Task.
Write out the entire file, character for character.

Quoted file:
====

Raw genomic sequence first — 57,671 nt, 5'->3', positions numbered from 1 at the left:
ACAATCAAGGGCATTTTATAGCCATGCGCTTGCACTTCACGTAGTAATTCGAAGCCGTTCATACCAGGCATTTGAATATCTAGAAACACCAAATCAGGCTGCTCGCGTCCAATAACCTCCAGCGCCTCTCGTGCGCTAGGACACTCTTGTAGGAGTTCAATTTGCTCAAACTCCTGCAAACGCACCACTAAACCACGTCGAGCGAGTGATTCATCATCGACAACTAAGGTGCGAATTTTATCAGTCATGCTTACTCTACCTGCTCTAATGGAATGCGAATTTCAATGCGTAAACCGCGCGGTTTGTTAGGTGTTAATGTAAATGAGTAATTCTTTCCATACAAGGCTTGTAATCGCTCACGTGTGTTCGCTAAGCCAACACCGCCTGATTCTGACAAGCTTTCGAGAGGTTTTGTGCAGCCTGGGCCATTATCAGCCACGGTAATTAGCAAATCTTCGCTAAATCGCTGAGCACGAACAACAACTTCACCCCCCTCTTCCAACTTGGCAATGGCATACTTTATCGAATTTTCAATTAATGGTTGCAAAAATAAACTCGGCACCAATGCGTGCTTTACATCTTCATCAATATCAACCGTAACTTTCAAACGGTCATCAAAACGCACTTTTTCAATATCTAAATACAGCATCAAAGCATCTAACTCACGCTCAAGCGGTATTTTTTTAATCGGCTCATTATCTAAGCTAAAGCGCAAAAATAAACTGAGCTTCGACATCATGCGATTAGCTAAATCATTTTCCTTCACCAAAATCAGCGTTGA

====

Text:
Raw genomic sequence first — 57,671 nt, 5'->3', positions numbered from 1 at the left:
ACAATCAAGGGCATTTTATAGCCATGCGCTTGCACTTCACGTAGTAATTCGAAGCCGTTCATACCAGGCATTTGAATATCTAGAAACACCAAATCAGGCTGCTCGCGTCCAATAACCTCCAGCGCCTCTCGTGCGCTAGGACACTCTTGTAGGAGTTCAATTTGCTCAAACTCCTGCAAACGCACCACTAAACCACGTCGAGCGAGTGATTCATCATCGACAACTAAGGTGCGAATTTTATCAGTCATGCTTACTCTACCTGCTCTAATGGAATGCGAATTTCAATGCGTAAACCGCGCGGTTTGTTAGGTGTTAATGTAAATGAGTAATTCTTTCCATACAAGGCTTGTAATCGCTCACGTGTGTTCGCTAAGCCAACACCGCCTGATTCTGACAAGCTTTCGAGAGGTTTTGTGCAGCCTGGGCCATTATCAGCCACGGTAATTAGCAAATCTTCGCTAAATCGCTGAGCACGAACAACAACTTCACCCCCCTCTTCCAACTTGGCAATGGCATACTTTATCGAATTTTCAATTAATGGTTGCAAAAATAAACTCGGCACCAATGCGTGCTTTACATCTTCATCAATATCAACCGTAACTTTCAAACGGTCATCAAAACGCACTTTTTCAATATCTAAATACAGCATCAAAGCATCTAACTCACGCTCAAGCGGTATTTTTTTAATCGGCTCATTATCTAAGCTAAAGCGCAAAAATAAACTGAGCTTCGACATCATGCGATTAGCTAAATCATTTTCCTTCACCAAAATCAGCGTTGA